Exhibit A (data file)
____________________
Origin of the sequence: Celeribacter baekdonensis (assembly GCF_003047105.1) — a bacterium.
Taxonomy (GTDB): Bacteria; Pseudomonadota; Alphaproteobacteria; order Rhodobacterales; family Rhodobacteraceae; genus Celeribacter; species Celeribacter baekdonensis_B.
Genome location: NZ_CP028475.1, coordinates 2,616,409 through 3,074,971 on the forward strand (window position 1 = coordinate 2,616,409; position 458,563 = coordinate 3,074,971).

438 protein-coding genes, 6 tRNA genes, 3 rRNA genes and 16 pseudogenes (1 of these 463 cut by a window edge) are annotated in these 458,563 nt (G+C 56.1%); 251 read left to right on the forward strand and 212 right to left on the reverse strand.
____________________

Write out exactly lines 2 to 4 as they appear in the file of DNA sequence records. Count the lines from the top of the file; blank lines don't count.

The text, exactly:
Taxonomy (GTDB): Bacteria; Pseudomonadota; Alphaproteobacteria; order Rhodobacterales; family Rhodobacteraceae; genus Celeribacter; species Celeribacter baekdonensis_B.
Genome location: NZ_CP028475.1, coordinates 2,616,409 through 3,074,971 on the forward strand (window position 1 = coordinate 2,616,409; position 458,563 = coordinate 3,074,971).

438 protein-coding genes, 6 tRNA genes, 3 rRNA genes and 16 pseudogenes (1 of these 463 cut by a window edge) are annotated in these 458,563 nt (G+C 56.1%); 251 read left to right on the forward strand and 212 right to left on the reverse strand.